Mobile broadband speeds have increased tenfold with 4G. For video users, this is transformative
I’ve just moved into a new place, and for the for the first few days I won’t have any broadband. I can’t tell you how excited I am to be getting fibre at last (although the reality is that it is only fibre to a nearby junction box. The link to my house is still copper). At my previous address, in a small village, I could only manage 1 Mbit/s, and that was unreliable. So when I moved, decent broadband was right at the top of the list of essentials.
When my broadband is connected, I will have 80 mbit/s. That’s a full 80 times faster than my previous connection. It will be transforming. No more waiting several hours for films to buffer. Using web-based applications like RedShark’s own backend system will be immeasurably faster. I’ll be able to download and upload big files as if I’m connected to a slow hard drive, as opposed to what felt like a dial-up modem (although even 1 Mbit/s was around 20 times faster than one of those).
Meanwhile, I’ve been using my phone and tethering it to my computer. I’m on a data plan that gives me 20 gigabytes per month, and normally I’d only use a fraction of this. But when you’re running all your computing off a mobile plan, you get through one or two gigabytes per day (if it involves watching video, which is virtually unavoidable in this job!). So that’s not a viable long term plan.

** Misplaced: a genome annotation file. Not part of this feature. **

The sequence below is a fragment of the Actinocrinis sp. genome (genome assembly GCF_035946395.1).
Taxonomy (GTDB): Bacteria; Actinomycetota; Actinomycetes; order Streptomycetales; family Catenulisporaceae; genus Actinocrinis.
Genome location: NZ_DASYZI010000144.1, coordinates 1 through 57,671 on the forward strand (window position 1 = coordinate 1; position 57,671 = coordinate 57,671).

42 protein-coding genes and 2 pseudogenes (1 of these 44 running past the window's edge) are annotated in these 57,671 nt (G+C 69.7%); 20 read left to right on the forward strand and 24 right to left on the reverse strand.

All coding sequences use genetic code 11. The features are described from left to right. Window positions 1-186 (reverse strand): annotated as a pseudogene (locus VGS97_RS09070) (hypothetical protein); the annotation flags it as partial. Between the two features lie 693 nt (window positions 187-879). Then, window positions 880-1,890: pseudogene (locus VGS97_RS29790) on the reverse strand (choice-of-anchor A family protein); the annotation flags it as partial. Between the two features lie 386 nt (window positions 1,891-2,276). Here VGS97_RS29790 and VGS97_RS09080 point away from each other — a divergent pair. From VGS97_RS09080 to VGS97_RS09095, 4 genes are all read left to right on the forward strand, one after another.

I’ve run a few speed tests on the mobile data link, and the results are astonishing. They are, give or take ten percent, the same as I’ll be getting from my fibre connection: 70 Mbit/s download and 15 Mbit/s upload. The download is staggering - that’s easily enough for two people to stream different H.265 compressed 4K videos. But the upload speed - well that’s just beyond belief for a mobile phone connection.
I don’t know if you’re old enough to remember what it was like installing software like Microsoft Office in the early ‘90s. In the days just before CD ROMs were commonplace, commercial software came on a stack of floppy disks. You might literally have forty of them. It took ages.
But now, you could download that entire software suite in around ten seconds - with your phone! That’s if you could tether your phone to a 1992 PC, which you absolutely couldn’t.
But the point is that we now have mobile connectivity as fast as a decent wired network. And with 5G - just around the corner - promising speeds of 1 Gbit/s, there will be very little difference.
At this point, cloud production and wireless uplinks from cameras will be the norm. Who knows - perhaps we won’t need local storage at all?
Unless you live in a village, that is.